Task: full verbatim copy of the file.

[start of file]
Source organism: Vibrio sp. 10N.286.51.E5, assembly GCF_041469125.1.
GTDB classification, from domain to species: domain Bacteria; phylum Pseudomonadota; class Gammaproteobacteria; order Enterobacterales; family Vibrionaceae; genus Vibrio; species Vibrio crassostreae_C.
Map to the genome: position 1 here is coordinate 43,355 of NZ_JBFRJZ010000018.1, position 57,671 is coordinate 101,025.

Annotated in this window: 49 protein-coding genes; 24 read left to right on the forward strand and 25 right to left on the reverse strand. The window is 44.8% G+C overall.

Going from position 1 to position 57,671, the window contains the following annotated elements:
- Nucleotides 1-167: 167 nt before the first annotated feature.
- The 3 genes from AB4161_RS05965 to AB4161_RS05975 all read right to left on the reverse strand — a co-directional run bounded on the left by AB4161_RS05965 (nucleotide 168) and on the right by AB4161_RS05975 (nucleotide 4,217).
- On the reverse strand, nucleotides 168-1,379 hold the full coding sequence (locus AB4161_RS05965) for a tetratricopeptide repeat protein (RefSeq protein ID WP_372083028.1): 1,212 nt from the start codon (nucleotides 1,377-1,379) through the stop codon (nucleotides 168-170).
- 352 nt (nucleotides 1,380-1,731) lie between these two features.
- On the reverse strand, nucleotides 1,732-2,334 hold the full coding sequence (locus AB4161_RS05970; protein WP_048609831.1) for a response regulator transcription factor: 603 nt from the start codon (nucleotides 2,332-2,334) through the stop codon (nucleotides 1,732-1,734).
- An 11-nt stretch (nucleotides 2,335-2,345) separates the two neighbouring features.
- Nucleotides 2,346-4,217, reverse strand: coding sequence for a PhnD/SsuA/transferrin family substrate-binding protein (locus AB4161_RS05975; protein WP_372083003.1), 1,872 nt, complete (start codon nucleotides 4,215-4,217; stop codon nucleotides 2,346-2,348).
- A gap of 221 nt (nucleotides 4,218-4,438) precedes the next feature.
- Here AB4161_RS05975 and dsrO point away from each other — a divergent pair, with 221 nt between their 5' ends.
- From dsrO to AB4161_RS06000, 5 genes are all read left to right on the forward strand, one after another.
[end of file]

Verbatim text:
Source organism: Vibrio sp. 10N.286.51.E5, assembly GCF_041469125.1.
GTDB classification, from domain to species: domain Bacteria; phylum Pseudomonadota; class Gammaproteobacteria; order Enterobacterales; family Vibrionaceae; genus Vibrio; species Vibrio crassostreae_C.
Map to the genome: position 1 here is coordinate 43,355 of NZ_JBFRJZ010000018.1, position 57,671 is coordinate 101,025.

Annotated in this window: 49 protein-coding genes; 24 read left to right on the forward strand and 25 right to left on the reverse strand. The window is 44.8% G+C overall.

Going from position 1 to position 57,671, the window contains the following annotated elements:
- Nucleotides 1-167: 167 nt before the first annotated feature.
- The 3 genes from AB4161_RS05965 to AB4161_RS05975 all read right to left on the reverse strand — a co-directional run bounded on the left by AB4161_RS05965 (nucleotide 168) and on the right by AB4161_RS05975 (nucleotide 4,217).
- On the reverse strand, nucleotides 168-1,379 hold the full coding sequence (locus AB4161_RS05965) for a tetratricopeptide repeat protein (RefSeq protein ID WP_372083028.1): 1,212 nt from the start codon (nucleotides 1,377-1,379) through the stop codon (nucleotides 168-170).
- 352 nt (nucleotides 1,380-1,731) lie between these two features.
- On the reverse strand, nucleotides 1,732-2,334 hold the full coding sequence (locus AB4161_RS05970; protein WP_048609831.1) for a response regulator transcription factor: 603 nt from the start codon (nucleotides 2,332-2,334) through the stop codon (nucleotides 1,732-1,734).
- An 11-nt stretch (nucleotides 2,335-2,345) separates the two neighbouring features.
- Nucleotides 2,346-4,217, reverse strand: coding sequence for a PhnD/SsuA/transferrin family substrate-binding protein (locus AB4161_RS05975; protein WP_372083003.1), 1,872 nt, complete (start codon nucleotides 4,215-4,217; stop codon nucleotides 2,346-2,348).
- A gap of 221 nt (nucleotides 4,218-4,438) precedes the next feature.
- Here AB4161_RS05975 and dsrO point away from each other — a divergent pair, with 221 nt between their 5' ends.
- From dsrO to AB4161_RS06000, 5 genes are all read left to right on the forward strand, one after another.